A bad car accident often leads to a totaled car, and it seems like it always come at the worst time. You just shelled out big bucks to replace the brakes on your vehicle, have had transmission work done very recently at the repair shop, and then a few days later the whole car is destroyed. After you’ve put so much into this car, you just don’t want to see your insurance hook up a tow truck and haul it away. You might wonder, after it’s totaled is there any way that you can buy back and keep your car?
The biggest hurdle to keeping your totaled car is state law. Each state decides how a car has to be titled. In most states, once a car is totaled it has to get a special title called a salvage title. Cars with these titles are worth less, and sometimes the state has to inspect the car to ensure that it’s been repaired adequately before it can be put back on the road with a rebuilt title.
Also, some states will not allow the car back on the road again if the damage is severe enough. In this case, states will issue a scrap title, meaning that the car may only be sold for parts. In many cases, selling the car for parts may get you more money overall than the payout you would get by allowing your auto insurance company to sell it. Remember, when your insurance company picks up your car they’re taking it to a salvage yard to sell it. Doing the same yourself may help you to maximize your total loss value.
The other obstacle that might keep you from keeping your car is your bank, as they’re technically owners of your car as well. If you think you might want to keep your totaled vehicle and you still have an outstanding car loan, you’ll have to call your bank and get their permission. Not every bank will allow this, which can be challenging if you’re also underwater on your loan. It’s always a good idea if you’re in that situation to call your bank and see what options are available to you. (In this case, having GAP insurance on top of your collision coverage comes especially handy!)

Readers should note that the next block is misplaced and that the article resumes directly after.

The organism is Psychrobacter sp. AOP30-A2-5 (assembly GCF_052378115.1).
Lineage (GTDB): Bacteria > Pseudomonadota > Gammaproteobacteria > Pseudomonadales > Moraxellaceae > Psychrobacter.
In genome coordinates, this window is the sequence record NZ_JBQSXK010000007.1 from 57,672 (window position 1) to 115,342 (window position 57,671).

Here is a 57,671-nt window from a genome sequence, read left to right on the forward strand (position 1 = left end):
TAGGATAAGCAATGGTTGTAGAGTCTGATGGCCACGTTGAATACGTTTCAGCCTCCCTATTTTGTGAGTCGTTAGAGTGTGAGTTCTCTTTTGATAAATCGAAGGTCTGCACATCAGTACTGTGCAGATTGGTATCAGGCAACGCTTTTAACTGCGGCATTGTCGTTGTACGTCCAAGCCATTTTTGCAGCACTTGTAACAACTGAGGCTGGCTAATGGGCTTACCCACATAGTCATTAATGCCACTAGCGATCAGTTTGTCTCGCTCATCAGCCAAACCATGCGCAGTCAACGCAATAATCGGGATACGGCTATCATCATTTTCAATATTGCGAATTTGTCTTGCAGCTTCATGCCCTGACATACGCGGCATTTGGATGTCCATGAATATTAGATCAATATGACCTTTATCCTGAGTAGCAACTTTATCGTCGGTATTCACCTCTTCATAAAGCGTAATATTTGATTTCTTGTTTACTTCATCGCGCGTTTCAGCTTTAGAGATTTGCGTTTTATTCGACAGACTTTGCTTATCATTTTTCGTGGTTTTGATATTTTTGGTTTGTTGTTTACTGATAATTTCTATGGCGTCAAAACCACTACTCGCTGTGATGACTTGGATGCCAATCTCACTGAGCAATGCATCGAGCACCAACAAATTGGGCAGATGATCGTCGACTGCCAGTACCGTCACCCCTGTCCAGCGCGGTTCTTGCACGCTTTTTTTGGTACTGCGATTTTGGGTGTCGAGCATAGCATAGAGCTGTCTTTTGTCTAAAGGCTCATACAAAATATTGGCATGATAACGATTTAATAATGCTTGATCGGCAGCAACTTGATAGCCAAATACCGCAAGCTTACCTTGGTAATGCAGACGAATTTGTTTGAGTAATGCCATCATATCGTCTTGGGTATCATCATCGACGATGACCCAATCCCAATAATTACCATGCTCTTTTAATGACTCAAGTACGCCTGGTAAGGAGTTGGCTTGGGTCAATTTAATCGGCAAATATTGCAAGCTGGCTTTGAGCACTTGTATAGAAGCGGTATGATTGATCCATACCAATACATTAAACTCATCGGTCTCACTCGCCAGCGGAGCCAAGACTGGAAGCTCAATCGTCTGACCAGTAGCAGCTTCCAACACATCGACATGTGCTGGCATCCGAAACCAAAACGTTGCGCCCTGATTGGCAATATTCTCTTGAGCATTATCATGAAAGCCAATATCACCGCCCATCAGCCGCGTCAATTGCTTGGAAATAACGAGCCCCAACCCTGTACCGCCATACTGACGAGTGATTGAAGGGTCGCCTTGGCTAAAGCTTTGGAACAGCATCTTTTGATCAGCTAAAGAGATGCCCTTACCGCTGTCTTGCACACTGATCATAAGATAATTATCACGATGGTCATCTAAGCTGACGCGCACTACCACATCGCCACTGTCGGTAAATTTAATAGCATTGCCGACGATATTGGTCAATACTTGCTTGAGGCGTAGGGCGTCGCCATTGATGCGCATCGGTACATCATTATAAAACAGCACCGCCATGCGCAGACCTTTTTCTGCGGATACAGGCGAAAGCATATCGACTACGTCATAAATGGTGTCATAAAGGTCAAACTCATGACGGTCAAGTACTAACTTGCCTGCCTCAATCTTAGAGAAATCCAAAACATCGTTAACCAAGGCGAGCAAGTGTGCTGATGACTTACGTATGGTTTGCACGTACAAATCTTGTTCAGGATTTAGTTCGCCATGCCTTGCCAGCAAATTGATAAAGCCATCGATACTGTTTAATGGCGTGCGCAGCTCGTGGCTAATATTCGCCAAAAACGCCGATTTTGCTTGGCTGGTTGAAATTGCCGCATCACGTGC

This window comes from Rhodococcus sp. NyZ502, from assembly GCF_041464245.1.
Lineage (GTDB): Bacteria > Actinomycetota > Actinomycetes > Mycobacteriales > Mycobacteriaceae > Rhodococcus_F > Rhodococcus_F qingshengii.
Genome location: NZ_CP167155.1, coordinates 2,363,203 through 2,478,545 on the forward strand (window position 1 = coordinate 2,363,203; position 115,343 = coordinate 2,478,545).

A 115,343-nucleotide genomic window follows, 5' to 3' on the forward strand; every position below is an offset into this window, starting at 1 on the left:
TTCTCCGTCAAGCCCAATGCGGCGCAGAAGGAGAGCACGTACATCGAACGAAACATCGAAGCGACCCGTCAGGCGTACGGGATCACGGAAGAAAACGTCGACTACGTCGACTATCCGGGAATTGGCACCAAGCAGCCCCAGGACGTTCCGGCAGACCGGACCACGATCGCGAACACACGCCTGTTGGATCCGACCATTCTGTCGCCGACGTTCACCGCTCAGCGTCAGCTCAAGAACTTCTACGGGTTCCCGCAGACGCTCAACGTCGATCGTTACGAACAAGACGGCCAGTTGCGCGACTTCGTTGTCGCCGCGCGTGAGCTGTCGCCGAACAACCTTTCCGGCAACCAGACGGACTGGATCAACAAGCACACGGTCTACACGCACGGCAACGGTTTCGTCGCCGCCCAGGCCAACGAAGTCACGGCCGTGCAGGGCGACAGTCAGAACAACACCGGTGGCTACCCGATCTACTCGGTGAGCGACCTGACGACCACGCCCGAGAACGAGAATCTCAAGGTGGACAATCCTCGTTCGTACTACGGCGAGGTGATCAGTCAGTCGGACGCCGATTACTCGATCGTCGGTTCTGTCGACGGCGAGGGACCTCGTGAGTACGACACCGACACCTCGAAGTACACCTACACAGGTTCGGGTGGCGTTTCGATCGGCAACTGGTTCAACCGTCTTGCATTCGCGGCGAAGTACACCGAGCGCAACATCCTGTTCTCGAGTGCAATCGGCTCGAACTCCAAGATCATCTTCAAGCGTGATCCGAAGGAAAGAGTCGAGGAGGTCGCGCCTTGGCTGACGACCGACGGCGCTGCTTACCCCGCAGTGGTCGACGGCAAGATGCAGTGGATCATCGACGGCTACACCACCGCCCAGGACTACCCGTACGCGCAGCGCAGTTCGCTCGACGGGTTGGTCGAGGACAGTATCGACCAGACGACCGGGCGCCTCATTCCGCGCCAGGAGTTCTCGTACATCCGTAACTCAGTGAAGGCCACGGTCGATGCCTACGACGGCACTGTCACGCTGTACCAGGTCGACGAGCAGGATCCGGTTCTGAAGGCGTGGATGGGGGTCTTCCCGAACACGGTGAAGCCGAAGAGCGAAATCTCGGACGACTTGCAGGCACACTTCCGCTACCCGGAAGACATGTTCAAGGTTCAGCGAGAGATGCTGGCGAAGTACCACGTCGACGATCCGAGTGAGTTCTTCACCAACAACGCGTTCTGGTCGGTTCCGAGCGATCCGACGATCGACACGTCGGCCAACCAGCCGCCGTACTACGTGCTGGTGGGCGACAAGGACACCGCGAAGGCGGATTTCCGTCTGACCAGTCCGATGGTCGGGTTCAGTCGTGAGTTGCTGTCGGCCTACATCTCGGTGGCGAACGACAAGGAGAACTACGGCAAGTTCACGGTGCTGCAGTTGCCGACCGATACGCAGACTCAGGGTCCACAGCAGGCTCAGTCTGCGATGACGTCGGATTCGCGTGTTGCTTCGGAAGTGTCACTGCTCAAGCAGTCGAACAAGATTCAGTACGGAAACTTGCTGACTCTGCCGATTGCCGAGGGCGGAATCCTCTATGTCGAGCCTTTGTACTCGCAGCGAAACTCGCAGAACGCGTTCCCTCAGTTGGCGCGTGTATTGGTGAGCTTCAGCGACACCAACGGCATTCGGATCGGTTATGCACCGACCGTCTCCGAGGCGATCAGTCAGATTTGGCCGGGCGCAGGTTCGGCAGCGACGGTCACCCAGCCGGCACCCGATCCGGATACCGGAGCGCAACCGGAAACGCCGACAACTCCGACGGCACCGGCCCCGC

How Much Will I Get?
If everything works out in your favor and you’re able to keep your totaled car, it will be a lesser amount than if your insurance company had kept the vehicle. It may not feel fair, but there will be an amount withheld for the actual cash value of the car in its present condition. You will have to decide if this lesser amount is going to be in your best interest. Generally, it is in the best interest of people that fall into two groups.
The first group that benefits from keeping a totaled car are those who have an older car with minor damage and a still drivable car. Then, you can decide whether or not the cost of repairs is reasonable and potentially whether to just pocket the cash from the settlement. If you happen to know how to complete mechanical or body repairs yourself you could benefit enormously in this situation. Or, you could use both the cash and the older car itself as a trade in on a new car. Either way, you’ll often come out ahead.
The second group of people have a car with damage to a specific area, like the front or the side, but still have a car with plenty of salvageable parts. Then, you can sell your car to a salvage yard or even part it out yourself if you have the expertise. Call and get a quote for scrapping your car and then find out how much your car insurance company will deduct for keeping your car before making a final decision.
To Keep Or Not To Keep: What Makes the Most Sense for Your Wallet?
It’s not always the easiest to keep your car, but there are definitely circumstances where it makes the most financial sense. Ultimately, you’ll have to decide if you’re able or willing to overcome the hurdles that may stand in your way. But, selling your totaled car to a scrap yard might get you the most overall for your total.